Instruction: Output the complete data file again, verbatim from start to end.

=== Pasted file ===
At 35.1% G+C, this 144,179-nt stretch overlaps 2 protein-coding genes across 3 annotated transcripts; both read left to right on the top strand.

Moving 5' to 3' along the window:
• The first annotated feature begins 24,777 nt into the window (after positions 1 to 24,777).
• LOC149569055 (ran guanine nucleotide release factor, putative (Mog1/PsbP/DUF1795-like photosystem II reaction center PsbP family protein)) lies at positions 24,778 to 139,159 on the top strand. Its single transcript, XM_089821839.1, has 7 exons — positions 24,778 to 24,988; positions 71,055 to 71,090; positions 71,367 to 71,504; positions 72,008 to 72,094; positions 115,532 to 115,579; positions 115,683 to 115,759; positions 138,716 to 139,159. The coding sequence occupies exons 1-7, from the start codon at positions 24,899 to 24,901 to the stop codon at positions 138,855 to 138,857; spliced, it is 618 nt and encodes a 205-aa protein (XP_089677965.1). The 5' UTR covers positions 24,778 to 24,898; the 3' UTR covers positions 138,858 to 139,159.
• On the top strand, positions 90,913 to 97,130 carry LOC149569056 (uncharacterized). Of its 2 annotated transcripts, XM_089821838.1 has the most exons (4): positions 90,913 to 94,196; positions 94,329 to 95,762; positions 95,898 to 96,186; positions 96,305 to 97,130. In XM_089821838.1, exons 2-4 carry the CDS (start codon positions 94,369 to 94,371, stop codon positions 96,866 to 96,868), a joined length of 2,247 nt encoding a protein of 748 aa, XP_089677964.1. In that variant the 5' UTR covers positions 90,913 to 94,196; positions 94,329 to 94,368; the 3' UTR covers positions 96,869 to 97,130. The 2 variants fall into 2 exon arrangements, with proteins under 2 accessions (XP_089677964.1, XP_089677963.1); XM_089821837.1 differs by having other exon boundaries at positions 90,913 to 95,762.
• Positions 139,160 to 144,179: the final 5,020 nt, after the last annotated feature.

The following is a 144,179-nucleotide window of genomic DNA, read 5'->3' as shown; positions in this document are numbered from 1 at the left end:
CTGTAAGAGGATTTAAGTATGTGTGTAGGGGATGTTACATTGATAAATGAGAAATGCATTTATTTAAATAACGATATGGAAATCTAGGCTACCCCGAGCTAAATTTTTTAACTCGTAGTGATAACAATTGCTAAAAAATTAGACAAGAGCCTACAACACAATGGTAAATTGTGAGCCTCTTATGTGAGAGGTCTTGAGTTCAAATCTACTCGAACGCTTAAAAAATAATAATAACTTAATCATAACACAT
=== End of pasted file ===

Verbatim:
At 35.1% G+C, this 144,179-nt stretch overlaps 2 protein-coding genes across 3 annotated transcripts; both read left to right on the top strand.

Moving 5' to 3' along the window:
• The first annotated feature begins 24,777 nt into the window (after positions 1 to 24,777).
• LOC149569055 (ran guanine nucleotide release factor, putative (Mog1/PsbP/DUF1795-like photosystem II reaction center PsbP family protein)) lies at positions 24,778 to 139,159 on the top strand. Its single transcript, XM_089821839.1, has 7 exons — positions 24,778 to 24,988; positions 71,055 to 71,090; positions 71,367 to 71,504; positions 72,008 to 72,094; positions 115,532 to 115,579; positions 115,683 to 115,759; positions 138,716 to 139,159. The coding sequence occupies exons 1-7, from the start codon at positions 24,899 to 24,901 to the stop codon at positions 138,855 to 138,857; spliced, it is 618 nt and encodes a 205-aa protein (XP_089677965.1). The 5' UTR covers positions 24,778 to 24,898; the 3' UTR covers positions 138,858 to 139,159.
• On the top strand, positions 90,913 to 97,130 carry LOC149569056 (uncharacterized). Of its 2 annotated transcripts, XM_089821838.1 has the most exons (4): positions 90,913 to 94,196; positions 94,329 to 95,762; positions 95,898 to 96,186; positions 96,305 to 97,130. In XM_089821838.1, exons 2-4 carry the CDS (start codon positions 94,369 to 94,371, stop codon positions 96,866 to 96,868), a joined length of 2,247 nt encoding a protein of 748 aa, XP_089677964.1. In that variant the 5' UTR covers positions 90,913 to 94,196; positions 94,329 to 94,368; the 3' UTR covers positions 96,869 to 97,130. The 2 variants fall into 2 exon arrangements, with proteins under 2 accessions (XP_089677964.1, XP_089677963.1); XM_089821837.1 differs by having other exon boundaries at positions 90,913 to 95,762.
• Positions 139,160 to 144,179: the final 5,020 nt, after the last annotated feature.

The following is a 144,179-nucleotide window of genomic DNA, read 5'->3' as shown; positions in this document are numbered from 1 at the left end:
CTGTAAGAGGATTTAAGTATGTGTGTAGGGGATGTTACATTGATAAATGAGAAATGCATTTATTTAAATAACGATATGGAAATCTAGGCTACCCCGAGCTAAATTTTTTAACTCGTAGTGATAACAATTGCTAAAAAATTAGACAAGAGCCTACAACACAATGGTAAATTGTGAGCCTCTTATGTGAGAGGTCTTGAGTTCAAATCTACTCGAACGCTTAAAAAATAATAATAACTTAATCATAACACAT